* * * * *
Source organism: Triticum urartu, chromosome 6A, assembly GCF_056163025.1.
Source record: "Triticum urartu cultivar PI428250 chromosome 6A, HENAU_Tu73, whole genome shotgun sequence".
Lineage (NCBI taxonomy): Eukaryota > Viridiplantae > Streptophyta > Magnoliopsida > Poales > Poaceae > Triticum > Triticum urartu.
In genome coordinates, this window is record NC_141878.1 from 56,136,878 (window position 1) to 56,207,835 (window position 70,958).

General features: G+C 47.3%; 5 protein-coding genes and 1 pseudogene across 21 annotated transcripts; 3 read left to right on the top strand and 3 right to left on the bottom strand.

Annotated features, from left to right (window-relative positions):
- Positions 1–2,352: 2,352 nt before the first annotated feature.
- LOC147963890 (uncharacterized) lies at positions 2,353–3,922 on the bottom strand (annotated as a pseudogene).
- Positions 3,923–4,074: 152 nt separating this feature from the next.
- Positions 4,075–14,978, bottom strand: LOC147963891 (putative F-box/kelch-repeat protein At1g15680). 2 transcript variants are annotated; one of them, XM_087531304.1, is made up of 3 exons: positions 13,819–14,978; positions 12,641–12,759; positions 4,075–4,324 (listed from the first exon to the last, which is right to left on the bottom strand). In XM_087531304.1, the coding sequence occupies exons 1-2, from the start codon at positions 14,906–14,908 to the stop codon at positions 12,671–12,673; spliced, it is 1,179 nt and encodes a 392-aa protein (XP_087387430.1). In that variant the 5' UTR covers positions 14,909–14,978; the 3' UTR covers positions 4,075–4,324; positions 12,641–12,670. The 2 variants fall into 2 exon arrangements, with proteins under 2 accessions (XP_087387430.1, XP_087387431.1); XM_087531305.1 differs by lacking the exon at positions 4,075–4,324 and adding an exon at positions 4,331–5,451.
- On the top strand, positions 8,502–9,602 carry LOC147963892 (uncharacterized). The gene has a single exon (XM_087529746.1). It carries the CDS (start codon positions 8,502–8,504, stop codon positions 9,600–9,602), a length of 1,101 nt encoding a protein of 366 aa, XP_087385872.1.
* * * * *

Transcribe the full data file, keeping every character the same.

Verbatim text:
Source organism: Triticum urartu, chromosome 6A, assembly GCF_056163025.1.
Source record: "Triticum urartu cultivar PI428250 chromosome 6A, HENAU_Tu73, whole genome shotgun sequence".
Lineage (NCBI taxonomy): Eukaryota > Viridiplantae > Streptophyta > Magnoliopsida > Poales > Poaceae > Triticum > Triticum urartu.
In genome coordinates, this window is record NC_141878.1 from 56,136,878 (window position 1) to 56,207,835 (window position 70,958).

General features: G+C 47.3%; 5 protein-coding genes and 1 pseudogene across 21 annotated transcripts; 3 read left to right on the top strand and 3 right to left on the bottom strand.

Annotated features, from left to right (window-relative positions):
- Positions 1–2,352: 2,352 nt before the first annotated feature.
- LOC147963890 (uncharacterized) lies at positions 2,353–3,922 on the bottom strand (annotated as a pseudogene).
- Positions 3,923–4,074: 152 nt separating this feature from the next.
- Positions 4,075–14,978, bottom strand: LOC147963891 (putative F-box/kelch-repeat protein At1g15680). 2 transcript variants are annotated; one of them, XM_087531304.1, is made up of 3 exons: positions 13,819–14,978; positions 12,641–12,759; positions 4,075–4,324 (listed from the first exon to the last, which is right to left on the bottom strand). In XM_087531304.1, the coding sequence occupies exons 1-2, from the start codon at positions 14,906–14,908 to the stop codon at positions 12,671–12,673; spliced, it is 1,179 nt and encodes a 392-aa protein (XP_087387430.1). In that variant the 5' UTR covers positions 14,909–14,978; the 3' UTR covers positions 4,075–4,324; positions 12,641–12,670. The 2 variants fall into 2 exon arrangements, with proteins under 2 accessions (XP_087387430.1, XP_087387431.1); XM_087531305.1 differs by lacking the exon at positions 4,075–4,324 and adding an exon at positions 4,331–5,451.
- On the top strand, positions 8,502–9,602 carry LOC147963892 (uncharacterized). The gene has a single exon (XM_087529746.1). It carries the CDS (start codon positions 8,502–8,504, stop codon positions 9,600–9,602), a length of 1,101 nt encoding a protein of 366 aa, XP_087385872.1.